The Impact of Everglades Restoration Projects on Waterfowl

The Impact of Everglades Restoration Projects on Waterfowl
Photo Credit: Eric Orlando 

Re-watering the River of Grass

At first glance, Florida might seem like a duck hunter’s paradise. It’s just about impossible to drive anywhere in central and south Florida without running into a sprawling lake or swamp. There is water everywhere, much of it filled with aquatic vegetation that looks like a duck buffet.

At one time, Florida was indeed a top destination for duck hunters. These days? Hunters still kill plenty of ducks, but the birds don’t show up like they used to in places that held gobs of waterfowl in the past.

“They just aren’t using places like Big Cypress Swamp or Lake Okeechobee like they did in the 1980s and 90s,” says Travis Thompson, a fifth-generation Floridian and full-time waterfowl and fishing guide. “We still kill a lot of ringnecks and blue-wings in the stormwater treatment areas and we do good on the mottled and black-bellies, but there is no question migratory ducks just aren’t there in the numbers that they used to be. We have to work a lot harder now.”

Long-term weather trends are likely playing a role. Ducks don’t migrate as far south on average as they used to. However, a bird’s-eye view of the Everglades ecosystem offers another reason the duck hunting has suffered in recent decades.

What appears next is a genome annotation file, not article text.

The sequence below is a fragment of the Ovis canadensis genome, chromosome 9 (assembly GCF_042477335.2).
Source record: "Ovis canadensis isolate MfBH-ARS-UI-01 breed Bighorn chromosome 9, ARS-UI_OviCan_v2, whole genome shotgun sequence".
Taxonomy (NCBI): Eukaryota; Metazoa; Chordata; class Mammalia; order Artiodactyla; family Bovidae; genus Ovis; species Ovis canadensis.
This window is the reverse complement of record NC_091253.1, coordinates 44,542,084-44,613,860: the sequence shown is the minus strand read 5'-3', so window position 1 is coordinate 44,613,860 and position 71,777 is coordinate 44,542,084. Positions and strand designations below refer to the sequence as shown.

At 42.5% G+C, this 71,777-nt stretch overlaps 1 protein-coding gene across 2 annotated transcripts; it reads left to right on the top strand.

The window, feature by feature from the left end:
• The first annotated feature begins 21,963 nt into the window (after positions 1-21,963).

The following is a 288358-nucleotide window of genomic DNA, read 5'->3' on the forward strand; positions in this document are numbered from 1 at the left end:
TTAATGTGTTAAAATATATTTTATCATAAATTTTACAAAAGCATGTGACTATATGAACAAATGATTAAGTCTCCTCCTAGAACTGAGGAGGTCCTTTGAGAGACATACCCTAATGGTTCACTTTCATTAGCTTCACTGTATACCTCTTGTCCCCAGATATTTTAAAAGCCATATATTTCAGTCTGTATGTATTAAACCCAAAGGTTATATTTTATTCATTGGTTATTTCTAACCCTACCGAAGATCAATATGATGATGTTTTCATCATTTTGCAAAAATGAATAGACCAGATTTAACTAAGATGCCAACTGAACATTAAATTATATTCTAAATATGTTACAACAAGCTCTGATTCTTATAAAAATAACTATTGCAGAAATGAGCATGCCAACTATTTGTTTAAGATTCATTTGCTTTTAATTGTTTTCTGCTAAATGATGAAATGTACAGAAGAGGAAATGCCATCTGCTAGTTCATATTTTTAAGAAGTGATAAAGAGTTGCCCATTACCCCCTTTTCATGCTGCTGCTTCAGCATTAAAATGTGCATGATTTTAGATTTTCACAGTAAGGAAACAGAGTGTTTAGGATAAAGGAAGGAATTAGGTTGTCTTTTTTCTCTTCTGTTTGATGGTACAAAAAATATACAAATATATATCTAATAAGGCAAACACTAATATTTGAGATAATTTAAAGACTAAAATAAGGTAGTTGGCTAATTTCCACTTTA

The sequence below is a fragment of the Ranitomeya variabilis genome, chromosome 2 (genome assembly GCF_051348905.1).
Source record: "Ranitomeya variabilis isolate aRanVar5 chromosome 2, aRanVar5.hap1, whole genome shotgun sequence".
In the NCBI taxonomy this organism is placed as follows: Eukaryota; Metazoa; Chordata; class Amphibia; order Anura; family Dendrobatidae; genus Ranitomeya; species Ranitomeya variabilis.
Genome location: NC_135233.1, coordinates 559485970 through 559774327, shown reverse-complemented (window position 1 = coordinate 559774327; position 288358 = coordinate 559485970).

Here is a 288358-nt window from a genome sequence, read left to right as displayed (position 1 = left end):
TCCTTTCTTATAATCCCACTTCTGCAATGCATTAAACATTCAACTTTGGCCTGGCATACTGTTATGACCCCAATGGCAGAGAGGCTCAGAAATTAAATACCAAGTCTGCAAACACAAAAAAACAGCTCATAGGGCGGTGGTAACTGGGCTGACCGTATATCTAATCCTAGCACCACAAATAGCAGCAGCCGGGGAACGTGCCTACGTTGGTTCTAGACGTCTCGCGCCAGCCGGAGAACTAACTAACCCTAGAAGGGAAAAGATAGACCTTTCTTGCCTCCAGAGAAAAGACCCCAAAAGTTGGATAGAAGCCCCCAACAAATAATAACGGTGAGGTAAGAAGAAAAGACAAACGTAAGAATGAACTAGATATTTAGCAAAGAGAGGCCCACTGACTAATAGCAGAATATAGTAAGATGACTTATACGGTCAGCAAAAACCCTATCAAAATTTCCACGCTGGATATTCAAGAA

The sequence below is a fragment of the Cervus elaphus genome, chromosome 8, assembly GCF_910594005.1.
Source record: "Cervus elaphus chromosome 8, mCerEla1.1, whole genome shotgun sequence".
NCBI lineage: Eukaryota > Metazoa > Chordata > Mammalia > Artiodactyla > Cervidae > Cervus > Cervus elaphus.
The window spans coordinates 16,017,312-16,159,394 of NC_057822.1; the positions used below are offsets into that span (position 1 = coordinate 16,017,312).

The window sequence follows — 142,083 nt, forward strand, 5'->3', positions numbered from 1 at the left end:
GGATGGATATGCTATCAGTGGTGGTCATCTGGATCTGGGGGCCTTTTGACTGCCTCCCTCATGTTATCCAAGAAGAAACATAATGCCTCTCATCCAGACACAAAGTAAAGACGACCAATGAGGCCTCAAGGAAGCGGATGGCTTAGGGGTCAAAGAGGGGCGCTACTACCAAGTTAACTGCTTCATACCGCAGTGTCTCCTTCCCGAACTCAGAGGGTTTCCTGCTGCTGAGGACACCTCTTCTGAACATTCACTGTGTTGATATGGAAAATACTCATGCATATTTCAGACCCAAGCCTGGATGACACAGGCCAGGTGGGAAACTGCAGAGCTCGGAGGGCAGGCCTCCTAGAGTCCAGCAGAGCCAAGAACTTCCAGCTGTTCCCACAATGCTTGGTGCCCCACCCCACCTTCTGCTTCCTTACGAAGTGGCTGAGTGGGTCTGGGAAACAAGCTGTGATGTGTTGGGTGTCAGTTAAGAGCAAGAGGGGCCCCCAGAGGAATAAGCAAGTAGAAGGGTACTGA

Known as the River of Grass, the Everglades once covered about 4,000 square miles, stretching from near Orlando to Florida Bay at the southern tip of the state. The topography slopes southward at about two inches per mile, creating a slow, steady flow. Rain that falls around Orlando can take a year or more to reach Florida Bay. That is, if it ever makes it.


Thanks to a massive network of canal, levee and flood gate projects that started in the 1940s, much of the historic Everglades are dry—farmland and housing developments taking its place. Canals divert water straight to the Gulf of Mexico or the Atlantic Ocean and the levees interrupt the natural flow southward.


“The reason fewer ducks use the Everglades is simple. There is far less habitat now than there was 20, 30 or 40 years ago,” says Bill Cooksey, of the National Wildlife Federation’s Vanishing Paradise program. “What habitat remains has been severely degraded. Places that held good numbers of birds in the past don’t have much food for those birds anymore.”

The Red Tide